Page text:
Mild Cognitive Impairment: when Nutrition helps Brain Energy Rescue

Editor(s): Prof Alfonso Cruz-Jentoft, MD. PhD, Prof Cornel Sieber, MD. PhD, Prof Russell H. Swerdlow, MD. PhD, Prof Stephen Cunnane PhD .

Mild cognitive impairment (MCI) refers to a transitional stage between normal aging and dementia. MCI is defined by an objective decline in cognitive functioning (using appropriate cognitive tests) that exceeds the expected level given the patient’s age and education. Such cognitive changes do not impair social functioning or activities of daily living.

Articles

Introduction

Author(s): Prof Alfonso J. Cruz-Jentoft

Mild cognitive impairment (MCI) refers to a transitional stage between normal aging and dementia. MCI is defined by an objective decline in cognitive functioning (using appropriate cognitive tests) that exceeds the expected level given the patient’s age and education. Such cognitive changes do not impair social functioning or activities of daily living.

 

Mild Cognitive Impairment: A silent and late detection disorder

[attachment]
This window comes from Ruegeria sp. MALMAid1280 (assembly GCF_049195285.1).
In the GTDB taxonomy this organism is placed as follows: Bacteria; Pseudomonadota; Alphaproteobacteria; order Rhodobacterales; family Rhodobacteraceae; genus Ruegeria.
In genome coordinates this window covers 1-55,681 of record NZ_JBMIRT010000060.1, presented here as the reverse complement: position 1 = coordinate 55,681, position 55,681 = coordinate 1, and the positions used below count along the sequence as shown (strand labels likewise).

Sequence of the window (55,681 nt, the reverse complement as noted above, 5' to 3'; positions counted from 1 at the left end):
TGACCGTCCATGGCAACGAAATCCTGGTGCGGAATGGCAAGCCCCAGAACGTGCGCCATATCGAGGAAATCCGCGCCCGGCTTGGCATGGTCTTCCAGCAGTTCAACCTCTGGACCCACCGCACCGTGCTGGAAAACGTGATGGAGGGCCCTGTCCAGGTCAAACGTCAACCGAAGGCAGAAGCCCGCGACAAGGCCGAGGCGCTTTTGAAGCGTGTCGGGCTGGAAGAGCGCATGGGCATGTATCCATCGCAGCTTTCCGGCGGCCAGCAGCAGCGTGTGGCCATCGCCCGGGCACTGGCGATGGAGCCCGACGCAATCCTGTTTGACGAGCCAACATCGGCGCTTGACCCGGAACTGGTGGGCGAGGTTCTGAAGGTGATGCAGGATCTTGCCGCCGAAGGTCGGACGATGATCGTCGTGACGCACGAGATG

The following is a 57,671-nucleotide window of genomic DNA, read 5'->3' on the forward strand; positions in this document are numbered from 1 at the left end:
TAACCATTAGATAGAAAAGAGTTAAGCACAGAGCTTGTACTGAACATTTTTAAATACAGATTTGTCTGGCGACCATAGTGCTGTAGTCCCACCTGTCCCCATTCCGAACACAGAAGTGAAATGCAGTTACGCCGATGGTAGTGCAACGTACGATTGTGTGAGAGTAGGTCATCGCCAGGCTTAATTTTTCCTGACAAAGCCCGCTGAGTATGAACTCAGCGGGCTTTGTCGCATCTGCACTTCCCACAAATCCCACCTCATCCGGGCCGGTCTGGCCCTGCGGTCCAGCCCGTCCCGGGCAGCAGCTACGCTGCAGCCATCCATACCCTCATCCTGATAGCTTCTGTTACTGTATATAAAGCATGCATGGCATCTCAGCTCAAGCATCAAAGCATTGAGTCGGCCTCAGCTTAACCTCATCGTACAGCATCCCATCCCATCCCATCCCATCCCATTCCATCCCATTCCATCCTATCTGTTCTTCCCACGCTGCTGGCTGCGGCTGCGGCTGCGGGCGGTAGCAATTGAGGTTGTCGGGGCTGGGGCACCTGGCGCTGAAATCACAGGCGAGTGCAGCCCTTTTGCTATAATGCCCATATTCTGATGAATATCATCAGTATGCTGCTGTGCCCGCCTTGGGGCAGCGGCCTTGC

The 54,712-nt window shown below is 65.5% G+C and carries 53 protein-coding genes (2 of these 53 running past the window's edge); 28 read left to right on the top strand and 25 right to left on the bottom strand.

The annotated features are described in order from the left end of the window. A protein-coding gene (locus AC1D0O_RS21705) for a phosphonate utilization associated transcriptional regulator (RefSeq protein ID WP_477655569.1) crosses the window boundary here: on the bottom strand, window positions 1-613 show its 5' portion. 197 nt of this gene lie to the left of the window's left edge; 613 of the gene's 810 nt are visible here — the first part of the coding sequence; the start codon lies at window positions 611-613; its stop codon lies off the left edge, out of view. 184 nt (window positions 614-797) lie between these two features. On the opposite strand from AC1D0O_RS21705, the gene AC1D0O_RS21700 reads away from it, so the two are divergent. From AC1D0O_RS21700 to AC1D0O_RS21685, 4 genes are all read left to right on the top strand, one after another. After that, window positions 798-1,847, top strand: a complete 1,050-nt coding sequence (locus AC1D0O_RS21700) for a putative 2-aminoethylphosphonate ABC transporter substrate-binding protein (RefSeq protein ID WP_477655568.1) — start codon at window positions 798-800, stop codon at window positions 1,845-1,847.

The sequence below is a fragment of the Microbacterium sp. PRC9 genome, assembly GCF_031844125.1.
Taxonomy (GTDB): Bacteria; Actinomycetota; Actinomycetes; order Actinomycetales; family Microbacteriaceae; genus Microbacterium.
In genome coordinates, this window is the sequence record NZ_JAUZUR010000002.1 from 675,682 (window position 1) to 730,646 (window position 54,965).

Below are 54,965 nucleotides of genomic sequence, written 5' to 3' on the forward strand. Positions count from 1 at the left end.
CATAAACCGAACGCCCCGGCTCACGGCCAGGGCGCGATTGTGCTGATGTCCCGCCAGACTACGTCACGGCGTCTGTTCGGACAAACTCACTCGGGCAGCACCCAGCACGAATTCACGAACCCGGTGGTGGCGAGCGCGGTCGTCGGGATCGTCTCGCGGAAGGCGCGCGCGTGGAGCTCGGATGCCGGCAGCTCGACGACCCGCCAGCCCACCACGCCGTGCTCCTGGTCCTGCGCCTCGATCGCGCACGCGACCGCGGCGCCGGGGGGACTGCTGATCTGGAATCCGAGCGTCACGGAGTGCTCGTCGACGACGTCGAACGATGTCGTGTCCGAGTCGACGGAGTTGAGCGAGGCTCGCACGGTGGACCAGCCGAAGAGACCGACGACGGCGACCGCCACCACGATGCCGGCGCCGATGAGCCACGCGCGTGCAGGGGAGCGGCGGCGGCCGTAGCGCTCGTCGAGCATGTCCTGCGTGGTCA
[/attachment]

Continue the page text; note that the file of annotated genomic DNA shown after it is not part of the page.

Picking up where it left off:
Author(s): Prof. Cornel Sieber

Mild cognitive impairment (MCI) was first described some two decades ago to describe a usual clinical situation: older persons that significantly underperformed in cognitive tests but were functionally able to perform normally. This fact had been described for long and received many names (benign senescent forgetfulness, age associated memory impairment and many other).

Effect of ketones on brain metabolism: Role of MCTs

Author(s): Prof Russell H. Swerdlow

Brain energy metabolism declines with advancing age and to a greater extent in certain neurodegenerative diseases of aging. This reflects changes in mitochondrial function, and manifests as well as declining brain glucose utilization. Relevant changes are evident through direct analyses of mitochondria from the brains of aging individuals and those with Alzheimer’s disease and its frequent syndromic precursor, mild cognitive impairment. Biomarker tests such as fluorodeoxyglucose positron emission tomography further demonstrate such changes.

 

Effect of an Oral Nutritional Supplement for improving brain energetics and cognition in Mild Cognitive Impairment

Author(s): Prof. Stephen Cunnane

Brain glucose uptake is about 10% below normal in Mild Cognitive Impairment (MCI) and deteriorates further in Alzheimer disease (AD). It is now clear that in contrast to glucose, uptake of the brain’s main alternative fuel – ketones (acetoacetate and beta-hydroxybutyrate) – remains normal in both MCI and mild-moderate AD. Furthermore, evidence is accumulating that an endogenous or exogenous source of ketones can at least partially bypass brain glucose hypometabolism and improve brain energy metabolism in both MCI and mild-moderate AD. The key question now is whether improved brain energy metabolism also improves cognitive performance in MCI or AD.